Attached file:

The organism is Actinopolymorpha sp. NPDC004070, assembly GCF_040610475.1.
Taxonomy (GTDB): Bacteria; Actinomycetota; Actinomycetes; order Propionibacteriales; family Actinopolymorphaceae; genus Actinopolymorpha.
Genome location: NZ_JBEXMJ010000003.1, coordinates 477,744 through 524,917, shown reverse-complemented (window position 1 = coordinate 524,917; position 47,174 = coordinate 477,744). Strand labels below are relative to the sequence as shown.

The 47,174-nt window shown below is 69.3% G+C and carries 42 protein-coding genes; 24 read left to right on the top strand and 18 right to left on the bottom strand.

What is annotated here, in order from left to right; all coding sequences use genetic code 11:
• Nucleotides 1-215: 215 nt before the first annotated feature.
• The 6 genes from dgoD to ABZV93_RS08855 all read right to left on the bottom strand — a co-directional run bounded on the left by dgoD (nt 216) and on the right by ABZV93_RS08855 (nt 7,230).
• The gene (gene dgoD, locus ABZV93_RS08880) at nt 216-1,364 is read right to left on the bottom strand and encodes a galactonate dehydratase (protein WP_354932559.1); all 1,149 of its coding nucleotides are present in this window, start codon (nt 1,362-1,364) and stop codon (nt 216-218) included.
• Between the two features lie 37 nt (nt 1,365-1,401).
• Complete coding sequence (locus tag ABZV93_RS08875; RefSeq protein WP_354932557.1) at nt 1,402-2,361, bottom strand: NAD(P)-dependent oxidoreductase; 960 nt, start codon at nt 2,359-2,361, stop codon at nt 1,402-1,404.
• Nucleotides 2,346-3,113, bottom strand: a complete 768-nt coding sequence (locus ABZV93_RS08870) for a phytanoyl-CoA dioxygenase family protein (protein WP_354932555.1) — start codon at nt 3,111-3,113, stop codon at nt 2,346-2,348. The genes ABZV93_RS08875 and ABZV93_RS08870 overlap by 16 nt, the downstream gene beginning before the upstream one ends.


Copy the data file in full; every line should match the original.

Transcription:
The organism is Actinopolymorpha sp. NPDC004070, assembly GCF_040610475.1.
Taxonomy (GTDB): Bacteria; Actinomycetota; Actinomycetes; order Propionibacteriales; family Actinopolymorphaceae; genus Actinopolymorpha.
Genome location: NZ_JBEXMJ010000003.1, coordinates 477,744 through 524,917, shown reverse-complemented (window position 1 = coordinate 524,917; position 47,174 = coordinate 477,744). Strand labels below are relative to the sequence as shown.

The 47,174-nt window shown below is 69.3% G+C and carries 42 protein-coding genes; 24 read left to right on the top strand and 18 right to left on the bottom strand.

What is annotated here, in order from left to right; all coding sequences use genetic code 11:
• Nucleotides 1-215: 215 nt before the first annotated feature.
• The 6 genes from dgoD to ABZV93_RS08855 all read right to left on the bottom strand — a co-directional run bounded on the left by dgoD (nt 216) and on the right by ABZV93_RS08855 (nt 7,230).
• The gene (gene dgoD, locus ABZV93_RS08880) at nt 216-1,364 is read right to left on the bottom strand and encodes a galactonate dehydratase (protein WP_354932559.1); all 1,149 of its coding nucleotides are present in this window, start codon (nt 1,362-1,364) and stop codon (nt 216-218) included.
• Between the two features lie 37 nt (nt 1,365-1,401).
• Complete coding sequence (locus tag ABZV93_RS08875; RefSeq protein WP_354932557.1) at nt 1,402-2,361, bottom strand: NAD(P)-dependent oxidoreductase; 960 nt, start codon at nt 2,359-2,361, stop codon at nt 1,402-1,404.
• Nucleotides 2,346-3,113, bottom strand: a complete 768-nt coding sequence (locus ABZV93_RS08870) for a phytanoyl-CoA dioxygenase family protein (protein WP_354932555.1) — start codon at nt 3,111-3,113, stop codon at nt 2,346-2,348. The genes ABZV93_RS08875 and ABZV93_RS08870 overlap by 16 nt, the downstream gene beginning before the upstream one ends.